I'm way overdue posting this: at the end of October it was my great pleasure to visit the pride of California, my dear friends Doug&Anna, and their kids Charlie and Celia, otherwise known as "those magnificent Dalrymples." They live in Campbell, just outside San Jose. It was a balmy 75 degrees outside when I arrived. Coming from the Pacific Northwest, this was a welcome change in climate.
Ostensibly the reason for my visit was to celebrate Hallowe'en and to see my family (mom and sis live in nearby Palo Alto). Since I was down for a week, I had ample opportunities to also go exploring with those magnificent Dalrymples. A highlight was the Rosicrucian Gardens.
A little background: there was a time in life when I dabbled with Rosicrucianism. It was a brief dalliance that didn't stick. Nevertheless, it came as something of a shock to learn of the existence of the Rosicrucian Gardens. How had I missed learning of the existence of this incredible landmark? As soon as Doug suggested we visit, I leapt at the chance.
The first impression, especially on a balmy autumn afternoon so endemic of central California, was of an idyllic zone in the midst of exurban density. You can't see it in these images: the Gardens (and Egyptian museum and planetarium (the latter of which was closed, much to our collective dismay)), which take up a city block, are hemmed on four sides by tight residential plots and a high school. Still, not a bad addition to the neighborhood.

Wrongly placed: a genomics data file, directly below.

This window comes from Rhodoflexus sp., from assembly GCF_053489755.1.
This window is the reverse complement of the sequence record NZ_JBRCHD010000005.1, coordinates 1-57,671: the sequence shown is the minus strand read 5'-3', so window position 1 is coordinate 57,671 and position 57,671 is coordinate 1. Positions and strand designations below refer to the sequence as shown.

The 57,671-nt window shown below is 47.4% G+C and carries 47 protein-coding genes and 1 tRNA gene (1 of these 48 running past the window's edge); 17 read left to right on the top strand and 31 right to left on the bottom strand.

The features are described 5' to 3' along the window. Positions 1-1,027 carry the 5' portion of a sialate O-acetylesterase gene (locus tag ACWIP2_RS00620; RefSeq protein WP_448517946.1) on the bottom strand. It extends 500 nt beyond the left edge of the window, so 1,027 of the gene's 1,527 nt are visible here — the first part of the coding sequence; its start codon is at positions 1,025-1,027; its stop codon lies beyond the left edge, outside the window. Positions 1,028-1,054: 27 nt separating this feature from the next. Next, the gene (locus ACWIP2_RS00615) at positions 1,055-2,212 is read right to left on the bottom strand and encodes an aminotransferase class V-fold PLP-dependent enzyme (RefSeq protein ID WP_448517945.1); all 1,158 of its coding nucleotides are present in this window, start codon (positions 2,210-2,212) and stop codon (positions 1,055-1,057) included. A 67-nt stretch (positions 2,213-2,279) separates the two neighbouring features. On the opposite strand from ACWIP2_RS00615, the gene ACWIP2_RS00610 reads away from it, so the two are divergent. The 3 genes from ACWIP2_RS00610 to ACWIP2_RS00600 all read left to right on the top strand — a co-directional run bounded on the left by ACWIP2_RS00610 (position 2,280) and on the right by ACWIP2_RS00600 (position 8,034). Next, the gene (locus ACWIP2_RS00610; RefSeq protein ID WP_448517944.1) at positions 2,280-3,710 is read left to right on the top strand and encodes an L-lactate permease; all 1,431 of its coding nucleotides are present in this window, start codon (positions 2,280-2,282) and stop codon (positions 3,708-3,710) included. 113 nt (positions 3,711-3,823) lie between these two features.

Charlie, who is nearly five, rambled and romped all around the gardens, ranging across the ample verdant lawns and casting fusillades of fallen leaves into the air. Sister C in the meantime exhibited a predilection for roaming
in the direction of whatever might be most dangerous for a two-and-a-half year old: the "ancient pool of reflection," for instance. Either way, Anna and Doug were on the move and watching out nearly constantly.
Childhood looks a lot different from the other end of the telescope. In memory, I am hard-pressed to recall an image of mom chasing after me when I was a toddler, though I'm certain she must have. One of the hidden benefits of parenthood is definitely cardiovascular in nature.
Papa D, in between episodes of pursuit, managed to capture some great snaps, some of which you can see here. Though he is far too humble to say so himself, Doug is a very talented shutterbug; by God, but I've been an avid fan since we were in college together.
This was one of the best days of my weeklong visit, and a fine flashback to days of spiritual exploration. Even better was Hallowe'en itself, more of which later.